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Dawes Glacier. Endicott Arm. First Contact!


We shoulda coulda?

Being Alaska the gorgeous weather of yesterday is long gone, replaced with rain, fog and grey. Should we have tried pushing all the way to the glacier yesterday? The reality is we didn't have time to make it there and back safely, and I'll chose safety over scenery everyday, so all of us on Enfin can keep going.





Like in LeConte Bay the further we progressed the more ice we encountered, but I was glad to have had that first experience and felt a lot more confident finding my way forward.


Making our way slowly

It was overall a lot easier than in LeConte, but I still had to maneuver tightly the closer we got to the face of the glacier. But this time we made it pretty close: 0.7 mile!



One more cape and turn and the glacier will reveal itself?

Like in LeConte the photos don't do justice to the amount of small bergy bits floating around, nor to the overall size of the place. Without frame of reference you might think the glacier's face is small. I'm sure you'd fit a whole city block there, no problem.



Let's not suck these in the propeller

Both Di and I were a little overwhelmed by it all. It'd been a personal dream of mine to bring MY boat into the ice to see a glacier, one that Di wholeheartedly embraced. We first formed that dream years ago when we cruise to Antarctica and decided "one day" we'd see a glacier from our boat.


"MY Enfin" (Finally) we made it happen. After years of dreaming, after months of doubting if I'd even make it back to my boat cancer free, after weeks of cruising North since we left Portland in April, we made it.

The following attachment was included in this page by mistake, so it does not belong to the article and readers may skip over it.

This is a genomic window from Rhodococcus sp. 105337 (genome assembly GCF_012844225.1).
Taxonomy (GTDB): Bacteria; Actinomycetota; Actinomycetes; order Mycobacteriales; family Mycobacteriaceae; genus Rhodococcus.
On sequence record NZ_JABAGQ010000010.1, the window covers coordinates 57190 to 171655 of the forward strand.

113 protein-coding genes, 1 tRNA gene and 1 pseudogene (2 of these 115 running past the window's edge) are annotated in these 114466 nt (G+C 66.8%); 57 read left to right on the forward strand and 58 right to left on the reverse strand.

Hugs and joy all around as we took in the incredible views and sounds.

Far away from the face we could hear the loud cannon like booms of huge sections of the face caving in, and see the waves making their way towards us, quickly flattened by the weight of the ice all around.



And there it is! We couldn't approach any more as the water is full of small transparent bergy bits

Both Di and I sat on the pulpit to immortalize these incredible moments, feeling like King and Queen of the world (well of Enfin at least!) on our throne.

King of the world!

For reasons I ignore, we were the only boat around with no fast tourist boat, no cruise ship, no fishing boat in sight. It made the place even more magical.



The ice is getting too thick for Enfin

On the way back we had time to spare and stopped by at every large waterfall we saw. There are many of them!


Waters are so deep you can get within 100 feet of most waterfalls


The day of our first tidal glacier became the day of the waterfalls.


Leaving Endicott Arm, we made our way to the pass into Tracy Arm and Holkham Bay, finding the narrow channel half blocked by a large iceberg. Standing order rule on Enfin: icebergs have the right of way.


The narrow channel being restricted by the iceberg meant the tidal waters had even less room to flow out of the bay, making for strong currents. I opened the engine up a bit and got in to the safety of a shallow anchorage in a protected bay just on the other side of the channel.


Icebergs have the right of way


Iceberg in the middle of the pass. Strong current

An incredible day that Di and I will remember forever.

Off to Tracy Arm.

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